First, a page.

This is the most difficult. For example, if one of you is hypersensitive to criticism whilst your partner is hypersensitive to feeling ignored, it will take effort to improve your own sensitivity instead of hoping your partner will stop criticizing or ignoring.
In an interdependent relationship, sustained effort is required from each of you to make an improvement that lasts. It’s like pairs dancing – when one of you changes your steps, your partner will have to change theirs in order for the dance to go smoothly. One person cannot do most of the work and still create an exceptional dance team. Start with changing yourself first, then notice what happens.
A POWERFUL APPROACH TO YOUR COUPLES THERAPY
I ask each of you prepare before each session by:
- Reflecting on your larger objectives for being in therapy, not just the current issues or fights. An example of a larger objective is “I’d like to improve our relationship so we can listen to each other before speaking.”
- Practicing being the partner you aspire to become. Ask yourself: “Would my partner even date me if I keep behaving in these habitual, unskilful ways?”
This reflection takes some effort. Each therapy session is important, so prepare for each session. Very few people would call an important meeting and then say, “Well, I don’t have anything to bring up, does anyone have anything on their agenda?”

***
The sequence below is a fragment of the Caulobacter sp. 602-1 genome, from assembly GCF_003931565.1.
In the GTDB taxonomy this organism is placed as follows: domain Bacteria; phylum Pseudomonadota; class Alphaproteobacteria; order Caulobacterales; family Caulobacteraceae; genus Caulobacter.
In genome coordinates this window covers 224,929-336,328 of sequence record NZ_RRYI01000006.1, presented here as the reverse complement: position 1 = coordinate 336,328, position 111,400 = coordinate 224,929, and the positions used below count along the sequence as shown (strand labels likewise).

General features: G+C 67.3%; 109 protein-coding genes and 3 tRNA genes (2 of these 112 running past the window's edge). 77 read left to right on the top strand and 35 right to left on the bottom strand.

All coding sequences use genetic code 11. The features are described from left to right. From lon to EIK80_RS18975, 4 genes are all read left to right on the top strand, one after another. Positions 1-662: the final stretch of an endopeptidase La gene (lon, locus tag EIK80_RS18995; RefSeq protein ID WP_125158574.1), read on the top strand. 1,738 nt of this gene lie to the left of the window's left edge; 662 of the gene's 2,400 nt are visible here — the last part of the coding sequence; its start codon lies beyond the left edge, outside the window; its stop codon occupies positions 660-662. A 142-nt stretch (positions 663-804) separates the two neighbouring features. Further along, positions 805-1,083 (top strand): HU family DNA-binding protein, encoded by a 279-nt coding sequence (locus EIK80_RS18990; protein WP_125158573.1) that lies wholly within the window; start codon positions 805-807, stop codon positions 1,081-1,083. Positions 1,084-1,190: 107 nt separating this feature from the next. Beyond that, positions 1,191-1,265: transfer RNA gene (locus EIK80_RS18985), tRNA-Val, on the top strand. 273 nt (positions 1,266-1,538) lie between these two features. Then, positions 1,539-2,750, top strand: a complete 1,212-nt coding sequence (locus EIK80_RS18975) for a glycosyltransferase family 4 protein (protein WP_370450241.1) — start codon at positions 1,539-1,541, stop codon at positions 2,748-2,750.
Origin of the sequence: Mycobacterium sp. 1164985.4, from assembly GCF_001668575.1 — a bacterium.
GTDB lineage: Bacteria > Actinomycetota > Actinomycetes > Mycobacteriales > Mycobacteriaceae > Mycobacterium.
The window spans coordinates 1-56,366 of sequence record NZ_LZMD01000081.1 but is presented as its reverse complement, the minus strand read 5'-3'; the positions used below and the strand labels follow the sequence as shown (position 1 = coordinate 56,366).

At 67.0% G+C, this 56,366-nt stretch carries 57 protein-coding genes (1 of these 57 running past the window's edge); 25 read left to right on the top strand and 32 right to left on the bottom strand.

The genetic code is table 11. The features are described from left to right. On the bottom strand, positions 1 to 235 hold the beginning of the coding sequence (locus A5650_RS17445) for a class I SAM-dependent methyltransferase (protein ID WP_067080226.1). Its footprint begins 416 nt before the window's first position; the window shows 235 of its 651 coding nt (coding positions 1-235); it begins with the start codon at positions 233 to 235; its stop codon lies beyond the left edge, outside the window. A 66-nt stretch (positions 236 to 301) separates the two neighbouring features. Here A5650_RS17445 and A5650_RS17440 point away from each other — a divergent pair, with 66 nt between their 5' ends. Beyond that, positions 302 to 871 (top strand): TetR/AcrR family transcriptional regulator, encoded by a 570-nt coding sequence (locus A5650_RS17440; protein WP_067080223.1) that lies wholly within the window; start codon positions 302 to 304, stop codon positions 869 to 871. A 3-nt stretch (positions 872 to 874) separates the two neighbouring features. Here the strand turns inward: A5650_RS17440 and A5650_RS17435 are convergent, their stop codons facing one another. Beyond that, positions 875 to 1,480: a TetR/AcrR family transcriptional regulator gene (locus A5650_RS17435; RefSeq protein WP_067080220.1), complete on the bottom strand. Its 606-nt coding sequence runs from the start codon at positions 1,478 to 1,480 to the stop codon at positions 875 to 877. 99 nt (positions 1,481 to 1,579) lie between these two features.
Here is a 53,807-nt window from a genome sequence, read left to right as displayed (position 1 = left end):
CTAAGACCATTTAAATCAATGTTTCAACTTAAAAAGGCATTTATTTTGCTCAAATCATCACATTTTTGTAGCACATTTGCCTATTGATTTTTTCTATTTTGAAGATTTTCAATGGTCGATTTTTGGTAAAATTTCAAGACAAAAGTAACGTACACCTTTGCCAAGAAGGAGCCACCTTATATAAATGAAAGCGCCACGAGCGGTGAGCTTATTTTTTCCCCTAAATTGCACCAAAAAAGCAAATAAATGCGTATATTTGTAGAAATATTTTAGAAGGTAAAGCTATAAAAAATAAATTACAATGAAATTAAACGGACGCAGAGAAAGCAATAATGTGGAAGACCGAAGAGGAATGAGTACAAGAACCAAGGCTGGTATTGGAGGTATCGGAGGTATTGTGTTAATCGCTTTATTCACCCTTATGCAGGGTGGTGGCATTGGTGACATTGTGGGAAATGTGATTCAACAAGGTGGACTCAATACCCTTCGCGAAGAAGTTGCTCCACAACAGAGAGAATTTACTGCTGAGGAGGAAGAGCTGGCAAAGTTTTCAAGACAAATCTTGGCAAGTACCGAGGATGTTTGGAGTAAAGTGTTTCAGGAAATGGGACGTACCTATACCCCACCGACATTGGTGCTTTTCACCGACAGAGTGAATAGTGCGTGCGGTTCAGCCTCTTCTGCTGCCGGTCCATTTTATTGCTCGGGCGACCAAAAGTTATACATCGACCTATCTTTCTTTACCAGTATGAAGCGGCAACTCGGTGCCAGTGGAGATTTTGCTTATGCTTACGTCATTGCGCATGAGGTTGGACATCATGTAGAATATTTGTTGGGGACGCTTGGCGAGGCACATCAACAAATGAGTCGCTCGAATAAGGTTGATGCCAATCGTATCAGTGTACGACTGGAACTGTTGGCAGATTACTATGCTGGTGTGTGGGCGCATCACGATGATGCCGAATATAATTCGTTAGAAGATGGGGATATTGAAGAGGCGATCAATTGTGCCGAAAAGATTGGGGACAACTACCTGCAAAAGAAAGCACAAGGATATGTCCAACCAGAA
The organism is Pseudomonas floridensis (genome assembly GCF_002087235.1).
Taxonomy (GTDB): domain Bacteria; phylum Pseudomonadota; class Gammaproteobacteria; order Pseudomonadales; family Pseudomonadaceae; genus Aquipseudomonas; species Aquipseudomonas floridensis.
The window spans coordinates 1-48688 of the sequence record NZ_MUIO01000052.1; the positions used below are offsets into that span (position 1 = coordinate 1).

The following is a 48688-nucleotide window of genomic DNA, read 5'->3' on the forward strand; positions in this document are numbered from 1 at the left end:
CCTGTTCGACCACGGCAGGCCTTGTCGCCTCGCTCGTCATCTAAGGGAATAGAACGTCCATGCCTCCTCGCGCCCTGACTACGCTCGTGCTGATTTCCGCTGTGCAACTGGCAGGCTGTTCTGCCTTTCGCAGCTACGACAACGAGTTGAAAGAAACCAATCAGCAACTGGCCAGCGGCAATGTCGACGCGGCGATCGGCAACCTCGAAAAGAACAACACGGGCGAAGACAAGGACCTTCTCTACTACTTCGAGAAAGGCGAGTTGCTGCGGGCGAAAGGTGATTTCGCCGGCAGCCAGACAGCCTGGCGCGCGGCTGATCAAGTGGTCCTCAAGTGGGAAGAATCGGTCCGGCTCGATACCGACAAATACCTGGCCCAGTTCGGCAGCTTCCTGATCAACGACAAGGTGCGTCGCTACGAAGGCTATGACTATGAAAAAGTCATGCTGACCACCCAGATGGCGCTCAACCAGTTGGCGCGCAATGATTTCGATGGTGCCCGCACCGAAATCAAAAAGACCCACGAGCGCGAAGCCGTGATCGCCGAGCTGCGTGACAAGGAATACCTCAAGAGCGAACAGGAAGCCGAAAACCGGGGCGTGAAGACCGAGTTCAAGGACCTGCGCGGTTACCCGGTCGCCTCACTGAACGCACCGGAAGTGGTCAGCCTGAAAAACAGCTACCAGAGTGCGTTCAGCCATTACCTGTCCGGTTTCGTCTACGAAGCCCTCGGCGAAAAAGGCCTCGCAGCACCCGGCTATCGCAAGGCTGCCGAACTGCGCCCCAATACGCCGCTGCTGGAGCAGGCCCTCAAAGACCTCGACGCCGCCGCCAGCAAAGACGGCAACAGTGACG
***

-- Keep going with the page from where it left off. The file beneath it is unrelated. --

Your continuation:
Your preparation for counselling will pay high dividends. Make the most out of your time and money investment in each couples session. Come prepared with what you want to achieve.
MAKE or BREAK FACTORS IN GETTING THE MOST FROM COUPLES THERAPY
The three most important qualities for effective communication are respect, openness and persistence.
It’s not what you say. It’s how you say it and what they hear.
Responsibility & Accountability
We are each responsible for how we express ourselves, no matter how others treat us. When you are contributing to the problem, own up to your part and work on changing yourself.
Are you part of a team? Can you accept your limits and your partner’s limits? We are all flawed human beings. No-one is perfect, especially you.
Are you working on yourself, not on your partner?
Can you tolerate and work with discomfort and disagreement? Paradoxically, accepting that healthy conflict produces growth and learning helps you to manage inevitable disagreements more skilfully. This is key to a more harmonious relationship. There are many normal relationship conflicts that couples must discuss.
Trust & Commitment
Trust and commitment are the foundational building blocks of a flourishing relationship. You create trust by doing what you say you will do, when you say you’ll do it. If you can’t fulfill your promise, renegotiate it with your partner. Failing to renegotiate damages trust and commitment.
Businesses and relationships fail for the same three reasons
A failure to:
•Learn from the past
•Adapt to changing conditions
•Predict probable future problems and take action to avoid these.
Effective change requires insight plus action
Action without insight is thoughtless. Insight without action is passivity.